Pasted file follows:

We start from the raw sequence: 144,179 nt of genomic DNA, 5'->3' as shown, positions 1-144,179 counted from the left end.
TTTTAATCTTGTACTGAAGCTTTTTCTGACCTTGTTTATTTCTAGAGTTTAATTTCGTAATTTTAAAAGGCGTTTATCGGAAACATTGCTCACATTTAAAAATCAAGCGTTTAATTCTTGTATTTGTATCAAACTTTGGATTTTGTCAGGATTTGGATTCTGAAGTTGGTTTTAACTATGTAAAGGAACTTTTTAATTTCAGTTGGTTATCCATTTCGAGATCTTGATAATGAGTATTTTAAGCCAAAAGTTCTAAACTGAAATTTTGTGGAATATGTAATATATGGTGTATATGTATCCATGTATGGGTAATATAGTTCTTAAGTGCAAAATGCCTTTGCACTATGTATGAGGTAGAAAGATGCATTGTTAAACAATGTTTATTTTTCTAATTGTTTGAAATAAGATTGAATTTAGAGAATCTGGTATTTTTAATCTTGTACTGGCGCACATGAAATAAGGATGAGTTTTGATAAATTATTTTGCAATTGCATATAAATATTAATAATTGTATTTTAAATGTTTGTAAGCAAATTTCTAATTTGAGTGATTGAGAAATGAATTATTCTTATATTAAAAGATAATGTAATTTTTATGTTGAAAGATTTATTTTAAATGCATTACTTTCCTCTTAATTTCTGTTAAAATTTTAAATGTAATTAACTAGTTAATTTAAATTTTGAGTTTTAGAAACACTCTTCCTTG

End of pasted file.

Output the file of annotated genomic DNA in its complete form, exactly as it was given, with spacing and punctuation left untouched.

We start from the raw sequence: 144,179 nt of genomic DNA, 5'->3' as shown, positions 1-144,179 counted from the left end.
TTTTAATCTTGTACTGAAGCTTTTTCTGACCTTGTTTATTTCTAGAGTTTAATTTCGTAATTTTAAAAGGCGTTTATCGGAAACATTGCTCACATTTAAAAATCAAGCGTTTAATTCTTGTATTTGTATCAAACTTTGGATTTTGTCAGGATTTGGATTCTGAAGTTGGTTTTAACTATGTAAAGGAACTTTTTAATTTCAGTTGGTTATCCATTTCGAGATCTTGATAATGAGTATTTTAAGCCAAAAGTTCTAAACTGAAATTTTGTGGAATATGTAATATATGGTGTATATGTATCCATGTATGGGTAATATAGTTCTTAAGTGCAAAATGCCTTTGCACTATGTATGAGGTAGAAAGATGCATTGTTAAACAATGTTTATTTTTCTAATTGTTTGAAATAAGATTGAATTTAGAGAATCTGGTATTTTTAATCTTGTACTGGCGCACATGAAATAAGGATGAGTTTTGATAAATTATTTTGCAATTGCATATAAATATTAATAATTGTATTTTAAATGTTTGTAAGCAAATTTCTAATTTGAGTGATTGAGAAATGAATTATTCTTATATTAAAAGATAATGTAATTTTTATGTTGAAAGATTTATTTTAAATGCATTACTTTCCTCTTAATTTCTGTTAAAATTTTAAATGTAATTAACTAGTTAATTTAAATTTTGAGTTTTAGAAACACTCTTCCTTG